|Released by 20th Century Fox | Directed By Amy Heckerling
Johnny Dangerously: Once. Once.
“Dames are put on this earth to weaken us, drain our energy, and laugh at us when they see us naked.”
For a website that could often focus heavily on nostalgia, I usually try to avoid that trap. As Proust said, “Remembrance of things past is not necessarily the remembrance of things as they were.” But today we throw that out the window for Johnny Dangerously, a cable staple in my youth that my small Midwestern family would quote incessantly as we adjusted our non-existent bow ties.
Heavily influenced by The Public Enemy, Manhattan Melodrama and The Big House, Johnny Dangerously is a goof on the bootlegging tales of the early 30s. Johnny Kelly is a nice young kid with a problem; his mother (Maureen Stapleton) is constantly in need of ridiculously expensive medical procedures. To help pay for these he takes up as a member of the Dundee gang. Led by Jock Dundee (Peter Boyle), this Irish gang is at war with Roman Moroni (Richard Dmitri), an Italian with a tentative grasp of the English language. (Sample Moroni exclamation: “Why you miserable cork-soaker!”)
Johnny takes the surname ‘Dangerously’ and turns into Michael Keaton, whose big smile and endless enthusiasm is a great echo of James Cagney’s similar ebullience. Dangerously continues to work his way up in the gang while his younger brother, Tommy, comes of age and goes into law– at the D.A.’s office. The two men are set up for a showdown, though, it has to be said, Dangerously pretty much comes across as a saint throughout the picture. It helps that he’s narrating the movie to a young rapscallion who tried to steal a dog from his shop a few years later in 1935, but the film enjoys playing up the disparity. Dangerously even stuffs a stack of bills into the hands of the Pope (Dom DeLuise). “Hey Pope, why don’t you go build yourself a new gym at the Vatican.”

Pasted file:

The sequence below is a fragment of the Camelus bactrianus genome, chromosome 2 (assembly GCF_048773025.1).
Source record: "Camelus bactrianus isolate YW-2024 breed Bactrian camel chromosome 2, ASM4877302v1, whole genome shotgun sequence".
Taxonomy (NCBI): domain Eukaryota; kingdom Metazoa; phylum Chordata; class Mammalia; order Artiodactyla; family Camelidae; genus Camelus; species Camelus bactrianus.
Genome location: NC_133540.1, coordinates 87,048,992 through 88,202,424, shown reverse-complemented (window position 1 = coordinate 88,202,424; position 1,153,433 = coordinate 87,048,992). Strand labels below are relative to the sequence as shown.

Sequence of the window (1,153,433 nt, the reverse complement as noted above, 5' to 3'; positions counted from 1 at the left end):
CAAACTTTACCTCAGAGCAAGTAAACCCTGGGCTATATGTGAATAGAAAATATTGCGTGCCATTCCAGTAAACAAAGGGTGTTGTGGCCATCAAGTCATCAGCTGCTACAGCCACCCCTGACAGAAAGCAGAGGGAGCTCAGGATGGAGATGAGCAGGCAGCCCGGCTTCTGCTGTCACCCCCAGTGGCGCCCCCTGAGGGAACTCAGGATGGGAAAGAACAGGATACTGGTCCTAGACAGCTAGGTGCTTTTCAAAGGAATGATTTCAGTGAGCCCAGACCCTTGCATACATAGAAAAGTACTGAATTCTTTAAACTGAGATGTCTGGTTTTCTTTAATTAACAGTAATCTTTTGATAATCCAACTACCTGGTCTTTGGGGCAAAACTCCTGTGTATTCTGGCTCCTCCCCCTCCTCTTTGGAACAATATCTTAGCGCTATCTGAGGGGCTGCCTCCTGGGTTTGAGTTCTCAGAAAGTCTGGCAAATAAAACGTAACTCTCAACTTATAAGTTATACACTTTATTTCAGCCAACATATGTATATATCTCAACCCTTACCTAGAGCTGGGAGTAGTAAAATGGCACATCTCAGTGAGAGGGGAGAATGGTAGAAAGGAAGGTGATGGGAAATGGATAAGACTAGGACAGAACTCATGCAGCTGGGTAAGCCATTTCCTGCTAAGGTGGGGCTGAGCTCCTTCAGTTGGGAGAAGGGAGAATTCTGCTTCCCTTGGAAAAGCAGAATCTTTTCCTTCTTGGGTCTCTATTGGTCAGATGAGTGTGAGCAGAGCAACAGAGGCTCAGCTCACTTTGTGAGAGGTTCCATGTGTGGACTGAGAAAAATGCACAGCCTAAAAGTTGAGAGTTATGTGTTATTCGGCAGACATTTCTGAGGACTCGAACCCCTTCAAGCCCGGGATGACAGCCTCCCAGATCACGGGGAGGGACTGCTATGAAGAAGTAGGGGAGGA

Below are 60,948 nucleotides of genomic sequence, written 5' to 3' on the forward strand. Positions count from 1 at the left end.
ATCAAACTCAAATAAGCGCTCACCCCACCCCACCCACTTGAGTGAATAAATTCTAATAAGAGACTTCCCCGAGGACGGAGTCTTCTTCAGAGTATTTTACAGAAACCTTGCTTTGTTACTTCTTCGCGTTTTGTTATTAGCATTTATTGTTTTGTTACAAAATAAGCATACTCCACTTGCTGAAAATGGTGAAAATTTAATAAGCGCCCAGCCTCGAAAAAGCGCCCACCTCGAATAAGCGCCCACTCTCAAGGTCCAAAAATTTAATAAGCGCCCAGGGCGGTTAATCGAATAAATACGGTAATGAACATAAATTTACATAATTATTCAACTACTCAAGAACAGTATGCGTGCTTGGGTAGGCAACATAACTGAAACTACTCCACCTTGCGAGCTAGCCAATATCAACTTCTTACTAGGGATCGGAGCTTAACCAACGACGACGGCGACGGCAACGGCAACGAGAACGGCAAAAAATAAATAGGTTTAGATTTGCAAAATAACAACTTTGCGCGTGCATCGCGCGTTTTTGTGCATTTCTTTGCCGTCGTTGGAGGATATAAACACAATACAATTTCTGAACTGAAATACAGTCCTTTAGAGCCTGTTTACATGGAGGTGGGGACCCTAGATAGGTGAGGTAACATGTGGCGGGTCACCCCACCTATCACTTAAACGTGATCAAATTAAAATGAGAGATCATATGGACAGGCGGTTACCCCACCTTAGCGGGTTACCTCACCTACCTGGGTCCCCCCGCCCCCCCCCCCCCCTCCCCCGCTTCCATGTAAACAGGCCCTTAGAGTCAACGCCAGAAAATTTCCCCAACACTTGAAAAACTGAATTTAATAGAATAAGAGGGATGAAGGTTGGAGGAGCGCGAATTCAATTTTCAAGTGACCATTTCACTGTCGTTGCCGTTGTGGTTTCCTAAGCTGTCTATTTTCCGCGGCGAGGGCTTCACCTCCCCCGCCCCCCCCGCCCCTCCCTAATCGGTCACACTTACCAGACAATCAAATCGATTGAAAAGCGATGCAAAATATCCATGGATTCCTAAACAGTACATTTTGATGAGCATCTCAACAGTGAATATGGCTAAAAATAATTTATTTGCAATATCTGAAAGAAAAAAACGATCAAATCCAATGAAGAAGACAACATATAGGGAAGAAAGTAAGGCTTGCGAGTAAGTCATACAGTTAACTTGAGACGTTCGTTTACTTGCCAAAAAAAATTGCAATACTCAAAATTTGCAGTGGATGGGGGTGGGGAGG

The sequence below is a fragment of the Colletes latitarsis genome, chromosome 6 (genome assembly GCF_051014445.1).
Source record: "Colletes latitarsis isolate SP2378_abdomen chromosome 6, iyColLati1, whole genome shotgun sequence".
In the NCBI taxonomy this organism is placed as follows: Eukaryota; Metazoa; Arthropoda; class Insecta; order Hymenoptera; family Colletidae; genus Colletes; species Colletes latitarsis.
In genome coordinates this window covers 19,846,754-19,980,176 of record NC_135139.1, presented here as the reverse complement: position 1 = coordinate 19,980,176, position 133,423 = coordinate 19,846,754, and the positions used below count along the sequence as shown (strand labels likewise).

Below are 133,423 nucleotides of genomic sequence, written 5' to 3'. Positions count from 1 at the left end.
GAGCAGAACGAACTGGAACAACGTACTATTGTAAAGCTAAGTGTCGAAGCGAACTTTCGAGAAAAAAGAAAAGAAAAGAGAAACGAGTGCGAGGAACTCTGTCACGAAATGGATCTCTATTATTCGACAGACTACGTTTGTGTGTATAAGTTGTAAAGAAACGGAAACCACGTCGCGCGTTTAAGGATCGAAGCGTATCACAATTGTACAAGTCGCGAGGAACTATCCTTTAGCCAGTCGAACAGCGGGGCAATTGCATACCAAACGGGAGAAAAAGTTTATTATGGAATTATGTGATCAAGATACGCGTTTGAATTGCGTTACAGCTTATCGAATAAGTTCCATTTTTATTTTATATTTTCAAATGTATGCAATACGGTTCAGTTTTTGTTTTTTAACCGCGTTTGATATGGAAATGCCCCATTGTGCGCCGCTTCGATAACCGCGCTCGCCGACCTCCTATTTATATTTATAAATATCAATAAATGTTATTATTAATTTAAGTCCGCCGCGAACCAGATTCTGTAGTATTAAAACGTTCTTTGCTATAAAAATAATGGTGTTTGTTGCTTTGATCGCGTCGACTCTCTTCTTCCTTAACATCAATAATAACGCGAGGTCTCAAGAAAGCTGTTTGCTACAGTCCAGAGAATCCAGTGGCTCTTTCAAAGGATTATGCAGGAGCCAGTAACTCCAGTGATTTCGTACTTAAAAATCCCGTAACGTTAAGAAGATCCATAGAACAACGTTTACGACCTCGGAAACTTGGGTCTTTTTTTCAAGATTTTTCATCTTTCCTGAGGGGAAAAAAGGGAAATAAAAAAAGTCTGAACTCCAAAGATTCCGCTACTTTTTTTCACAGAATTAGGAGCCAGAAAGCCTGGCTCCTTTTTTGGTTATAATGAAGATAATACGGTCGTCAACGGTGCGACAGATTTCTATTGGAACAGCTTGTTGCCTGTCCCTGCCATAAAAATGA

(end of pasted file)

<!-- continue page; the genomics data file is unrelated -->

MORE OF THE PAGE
Dangerously also has to contend with a childhood friend with a psychotic streak, Danny Vermin (Joe Piscopo). As bizarre as this is to write in the year of our Lord 2014, Joe Piscopo’s performance is one of the highlights of the film, a cackling, cartoony villain who is simply gleeful to show off just how much he loves to hurt people. Piscopo is joined by Stapleton and Boyle in the scene-stealing department, with Boyle’s moment where he thinks a bomb placed in the toilet has blown his dick off being one of the funniest things in the film.
Watching Johnny Dangerously for the first time in at least a decade and the first time it wasn’t edited for television (the extended animated sequence of an anthropomorphized penis meeting a Betty Boop-esque prostitute certainly never made it onto WGN), I can see the flaws in the picture much more clearly. The humor roller coasters and the plot careens. Characters important in the first half of the film- Jock, Moroni and Lil- pretty much vanish by the second half.
Director Amy Heckerling is well remembered for Fast Times At Ridgemont High, Clueless and Look Who’s Talking, but her career is also littered with non-starters like National Lampoon’s European Vacation, Loser and Look Who’s Talking Too. Dangerously sits in the middle, an attempt to unite the newly arrived post-Airplane ‘parody movie’ in loving homage to the gangster movies of both the early 1930s and late 1970s. Because it’s covering so much territory, it feels a bit thin at times. The budget is also really thin– the whole film is shot on the backlot and it looks it.
But I’m willing to forgive Dangerously its flaws because it’s so damned nice and silly. Keaton’s smile, Piscopo’s glee, Stapleton’s sly asides and Marilu Henner’s… well, charms, all come together to create an overly jovial crime picture. It takes plenty of potshots at Depression Era myth-making with a big goofy (and profane) smile.
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Trivia & Links
- This entry is part of the 1984-a-Thon presented by Forgotten Filmz. Click on the banner to check out the other entries!
- I just had to note this because it drove me a little nuts, but the film is set between 1930 and 1935. Yet we still see a poster for 1936’s Call of the Wild and the film ends with the cast meeting in a movie theater showing The Roaring Twenties— which wouldn’t be released until 1939!
- For a counterpoint to my take, I suggest this one from At-A-Glance Reviews.
Awards, Accolades & Availability
- This film is available on Amazon.
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